The autocarrier Aida has been a regular caller in Halifax for some time, but I got a slightly different angle on her today as she sailed. After her normal call at Autoport to unload cars, she moved over to pier 31 at noon time to unload a crawler crane, a truck crane and many components for them.
When she sailed at 1630 she was more broadside to Halifax than when she sails directly to sea from Autoport.
Pioneers in auto transport, Wallenius Lines built bulk carriers that could double as car carriers, thus earning freight revenue on what would otherwise have been costly ballast voyages. However as auto transport became more global, with cars moving both ways across oceans, they converted the bulk carriers to pure car carriers by adding multi-storey hangars above the main deck and car decks in the holds. To provide visibility over the bow, the hangars were stepped back from the bow and the bridge deck was raised.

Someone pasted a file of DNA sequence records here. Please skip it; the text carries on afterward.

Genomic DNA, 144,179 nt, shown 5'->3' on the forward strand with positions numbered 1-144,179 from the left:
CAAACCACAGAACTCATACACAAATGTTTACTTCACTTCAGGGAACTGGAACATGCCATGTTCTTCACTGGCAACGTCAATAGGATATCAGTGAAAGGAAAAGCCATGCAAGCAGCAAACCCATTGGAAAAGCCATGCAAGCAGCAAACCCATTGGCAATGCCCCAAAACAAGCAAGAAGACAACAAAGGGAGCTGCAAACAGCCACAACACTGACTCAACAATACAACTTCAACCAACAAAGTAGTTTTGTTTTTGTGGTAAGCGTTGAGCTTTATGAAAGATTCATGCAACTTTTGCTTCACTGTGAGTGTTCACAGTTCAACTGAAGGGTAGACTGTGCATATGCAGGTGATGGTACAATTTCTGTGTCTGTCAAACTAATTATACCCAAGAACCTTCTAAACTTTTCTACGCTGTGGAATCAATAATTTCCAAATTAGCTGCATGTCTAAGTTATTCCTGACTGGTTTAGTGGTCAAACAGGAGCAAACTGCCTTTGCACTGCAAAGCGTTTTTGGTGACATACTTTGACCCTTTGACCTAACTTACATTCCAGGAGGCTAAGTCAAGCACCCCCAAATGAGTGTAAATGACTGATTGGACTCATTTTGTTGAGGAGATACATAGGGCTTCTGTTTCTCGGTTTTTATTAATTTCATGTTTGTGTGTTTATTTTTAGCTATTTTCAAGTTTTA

And yes the herring gull on the ice chunk in the lower photo is no doubt a distant ancestor of the one observing from pier 42 today. Both photos were taken from almost exactly the same place.